One July morning as I was leaving for work, I noticed the babies in the birdhouse on the front porch were chirping awfully loudly. As one stuck its bald head out of the opening, I thought "How cute" and obliviously drove off to work. Hours later, two small house sparrows had fallen out of the nest and onto the hard concrete. One survived, the other did not. Luckily, my mom was home to put the living bird back into his nest and lovingly dispose of the other's earthly remains.
As the day wore on, it became clear that their zeal was due to hunger. The quartet, now whittled down to a trio, chirped and gaped, crying out for food. For hours, my mother watched from the picture window inside to see if their mother would come back. She never did. At some point, it became clear that she wasn't going to. That is when the feeding began.
I came home from work that night to find my mother perched atop a step ladder, forceps in one hand and a bowl of soggy mush in the other. Not long after that, the bird house was removed from the wall and the roof removed for easier access. The transition to a tissue filled basket in an old fish tank cum incubator did not take long, and the move into intensive care aka the bathroom was really inevitable after that.
Being considered pests, house sparrows are one of few wild species that are not protected in the U.S. Because they are a non-native species, groups like the Audobon Society don't have any interest in rehabilitating them, but we do. They are living things and one can't just let them starve to death on the front porch when they've been abandoned. At least if you live in my house you can't.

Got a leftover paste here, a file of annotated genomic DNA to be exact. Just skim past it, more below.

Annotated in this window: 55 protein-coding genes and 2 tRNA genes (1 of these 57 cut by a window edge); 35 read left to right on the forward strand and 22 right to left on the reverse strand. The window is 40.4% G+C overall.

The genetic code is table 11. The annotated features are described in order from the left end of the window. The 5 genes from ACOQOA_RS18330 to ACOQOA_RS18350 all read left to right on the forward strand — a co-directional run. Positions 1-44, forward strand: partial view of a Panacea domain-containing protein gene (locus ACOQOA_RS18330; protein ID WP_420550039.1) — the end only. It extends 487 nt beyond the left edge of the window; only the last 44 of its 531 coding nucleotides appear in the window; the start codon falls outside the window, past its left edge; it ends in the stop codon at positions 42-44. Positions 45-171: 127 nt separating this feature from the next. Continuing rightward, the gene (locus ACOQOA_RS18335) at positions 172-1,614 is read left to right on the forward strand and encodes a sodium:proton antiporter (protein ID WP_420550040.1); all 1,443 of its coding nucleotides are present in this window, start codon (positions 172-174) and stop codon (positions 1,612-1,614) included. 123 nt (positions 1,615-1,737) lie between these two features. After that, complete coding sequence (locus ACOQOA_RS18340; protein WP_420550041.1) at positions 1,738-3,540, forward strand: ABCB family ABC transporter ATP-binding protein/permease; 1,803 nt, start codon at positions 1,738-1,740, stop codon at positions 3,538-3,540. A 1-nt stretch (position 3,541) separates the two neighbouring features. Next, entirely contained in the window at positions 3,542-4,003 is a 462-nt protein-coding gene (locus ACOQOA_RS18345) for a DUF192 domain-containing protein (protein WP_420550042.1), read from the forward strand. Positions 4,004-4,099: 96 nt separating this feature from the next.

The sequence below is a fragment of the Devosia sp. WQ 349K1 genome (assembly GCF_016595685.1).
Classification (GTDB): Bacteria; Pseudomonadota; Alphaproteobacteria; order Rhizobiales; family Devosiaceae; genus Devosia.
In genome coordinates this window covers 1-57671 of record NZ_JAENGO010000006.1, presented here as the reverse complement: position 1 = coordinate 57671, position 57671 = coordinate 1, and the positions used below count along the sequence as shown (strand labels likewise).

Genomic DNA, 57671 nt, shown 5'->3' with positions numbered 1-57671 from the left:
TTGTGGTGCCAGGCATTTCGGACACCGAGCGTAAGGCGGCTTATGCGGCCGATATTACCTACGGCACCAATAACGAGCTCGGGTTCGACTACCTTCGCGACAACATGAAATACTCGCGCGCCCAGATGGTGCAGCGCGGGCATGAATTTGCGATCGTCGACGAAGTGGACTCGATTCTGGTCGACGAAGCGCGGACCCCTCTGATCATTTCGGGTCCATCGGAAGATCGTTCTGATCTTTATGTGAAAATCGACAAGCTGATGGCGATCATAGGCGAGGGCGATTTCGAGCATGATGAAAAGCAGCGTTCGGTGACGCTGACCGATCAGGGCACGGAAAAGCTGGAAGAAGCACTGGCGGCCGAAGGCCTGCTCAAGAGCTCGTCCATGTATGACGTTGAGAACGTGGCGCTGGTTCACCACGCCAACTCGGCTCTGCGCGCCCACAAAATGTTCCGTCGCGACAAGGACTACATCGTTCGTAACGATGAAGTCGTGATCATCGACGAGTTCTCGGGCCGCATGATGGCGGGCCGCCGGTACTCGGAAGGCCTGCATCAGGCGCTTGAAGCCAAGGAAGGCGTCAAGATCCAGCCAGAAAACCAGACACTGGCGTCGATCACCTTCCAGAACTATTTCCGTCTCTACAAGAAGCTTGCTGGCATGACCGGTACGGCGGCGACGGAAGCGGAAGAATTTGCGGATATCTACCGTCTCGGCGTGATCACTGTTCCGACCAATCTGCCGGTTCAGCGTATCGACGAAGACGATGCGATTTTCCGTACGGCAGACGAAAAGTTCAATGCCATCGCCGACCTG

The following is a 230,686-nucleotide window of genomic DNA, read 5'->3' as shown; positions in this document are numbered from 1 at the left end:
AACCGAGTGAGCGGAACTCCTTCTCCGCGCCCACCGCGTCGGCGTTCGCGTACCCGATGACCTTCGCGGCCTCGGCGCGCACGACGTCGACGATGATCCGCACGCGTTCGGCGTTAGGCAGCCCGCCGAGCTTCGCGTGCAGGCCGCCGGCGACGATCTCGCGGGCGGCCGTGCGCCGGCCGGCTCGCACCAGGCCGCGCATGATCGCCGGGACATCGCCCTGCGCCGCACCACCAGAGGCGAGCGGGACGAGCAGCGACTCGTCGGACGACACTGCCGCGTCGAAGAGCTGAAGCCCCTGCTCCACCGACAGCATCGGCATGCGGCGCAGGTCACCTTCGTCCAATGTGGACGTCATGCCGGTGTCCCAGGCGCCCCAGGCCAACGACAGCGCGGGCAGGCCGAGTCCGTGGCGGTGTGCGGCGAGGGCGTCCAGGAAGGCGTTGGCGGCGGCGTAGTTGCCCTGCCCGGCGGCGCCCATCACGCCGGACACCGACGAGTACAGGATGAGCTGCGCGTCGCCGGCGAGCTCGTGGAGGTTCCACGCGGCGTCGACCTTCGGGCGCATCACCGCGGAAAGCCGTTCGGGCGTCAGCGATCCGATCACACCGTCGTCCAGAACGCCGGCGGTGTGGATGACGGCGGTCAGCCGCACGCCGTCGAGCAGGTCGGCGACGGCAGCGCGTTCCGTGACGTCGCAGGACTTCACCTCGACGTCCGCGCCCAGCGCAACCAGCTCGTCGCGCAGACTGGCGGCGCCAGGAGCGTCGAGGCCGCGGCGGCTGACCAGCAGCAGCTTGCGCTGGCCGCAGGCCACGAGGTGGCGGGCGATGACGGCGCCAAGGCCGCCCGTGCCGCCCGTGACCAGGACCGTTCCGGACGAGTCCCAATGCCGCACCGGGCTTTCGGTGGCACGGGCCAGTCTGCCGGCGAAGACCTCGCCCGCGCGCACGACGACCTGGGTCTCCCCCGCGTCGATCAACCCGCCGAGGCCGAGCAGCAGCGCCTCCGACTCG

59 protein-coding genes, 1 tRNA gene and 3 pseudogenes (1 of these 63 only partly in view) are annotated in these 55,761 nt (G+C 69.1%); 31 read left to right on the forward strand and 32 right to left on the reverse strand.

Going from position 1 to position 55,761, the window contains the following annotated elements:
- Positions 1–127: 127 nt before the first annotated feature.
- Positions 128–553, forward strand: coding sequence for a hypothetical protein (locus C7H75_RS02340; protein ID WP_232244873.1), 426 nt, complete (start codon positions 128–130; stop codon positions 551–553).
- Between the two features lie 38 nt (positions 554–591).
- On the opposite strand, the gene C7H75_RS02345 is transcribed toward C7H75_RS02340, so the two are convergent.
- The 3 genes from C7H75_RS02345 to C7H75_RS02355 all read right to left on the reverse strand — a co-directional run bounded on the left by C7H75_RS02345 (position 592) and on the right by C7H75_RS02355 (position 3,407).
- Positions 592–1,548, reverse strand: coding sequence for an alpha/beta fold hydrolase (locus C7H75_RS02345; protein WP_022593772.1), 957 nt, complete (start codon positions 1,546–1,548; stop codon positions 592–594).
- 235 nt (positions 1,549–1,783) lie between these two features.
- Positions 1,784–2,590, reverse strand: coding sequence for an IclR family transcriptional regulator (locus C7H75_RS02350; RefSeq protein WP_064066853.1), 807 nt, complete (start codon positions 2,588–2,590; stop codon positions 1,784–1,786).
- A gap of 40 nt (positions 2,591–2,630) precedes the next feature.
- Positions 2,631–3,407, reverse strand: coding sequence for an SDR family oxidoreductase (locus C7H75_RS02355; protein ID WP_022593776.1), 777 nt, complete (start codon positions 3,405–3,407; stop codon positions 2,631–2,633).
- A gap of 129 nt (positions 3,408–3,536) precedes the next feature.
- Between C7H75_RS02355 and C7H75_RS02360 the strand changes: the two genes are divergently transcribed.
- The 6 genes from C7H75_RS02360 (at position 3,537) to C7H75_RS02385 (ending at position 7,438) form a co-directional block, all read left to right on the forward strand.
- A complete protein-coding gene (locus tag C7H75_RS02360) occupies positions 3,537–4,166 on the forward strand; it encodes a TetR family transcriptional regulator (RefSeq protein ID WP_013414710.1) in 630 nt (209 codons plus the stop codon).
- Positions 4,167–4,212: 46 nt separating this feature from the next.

The first days were challenging. The boys, Nelson, Jimbo and Johnny as we took to calling them, were not fully fledged and still needed to be fed often. Then there was the question of what to feed them. After much research, a consultation with our vet, and a trip to the pet store, the answer turned out to be a mash of ingredients like catfood (I know, go figure!), hard boiled egg, applesauce, avian vitamins and water interspersed with occasional bread soaked in water to make sure they were taking in enough liquids. This mixture had to be pushed down their gullets about every 45 minutes in the beginning.
With time the boys began to fledge and feedings increased to every hour, every two hours, etc. Along the way Johnny (he was weak and not of this world) was lost. I think the fall from the nest was probably too much for his little head. He survived for a few days, but never really recovered. The other two, however, began to thrive and develop personalities.
Nelson, the bigger of the two, is the extrovert and adventurer. He does everything first - eating on his own, flying. He is active and curious about everything, including people. I worry about him. I'm not sure he's cut out for the great out doors. We try to discourage him, but he's fond of landing on hands and heads, biting at fingernails, pecking at freckles. Jimbo is smaller, shyer, more wild. He has enough fear to do better in the wild.
I think about the prospect of letting them go. They are wild animals, not designed to be caged up in a house. Yet, through the hourly feedings, the discovery that they love watermelon, the encouraging them to fly, they have become family. I am attached. As they sleep in their new favorite place (the light fixture above the sink), I wonder about them and worry what will happen them.
Soon we will have to make some tough decisions - whether to let them go, when to let them go, where to let them go. Still, I wouldn't trade the experience of watching them go from helpless, barely fledged chicks to independant, curious young birds. It makes me realize how miraculous life really is - even the smallest life.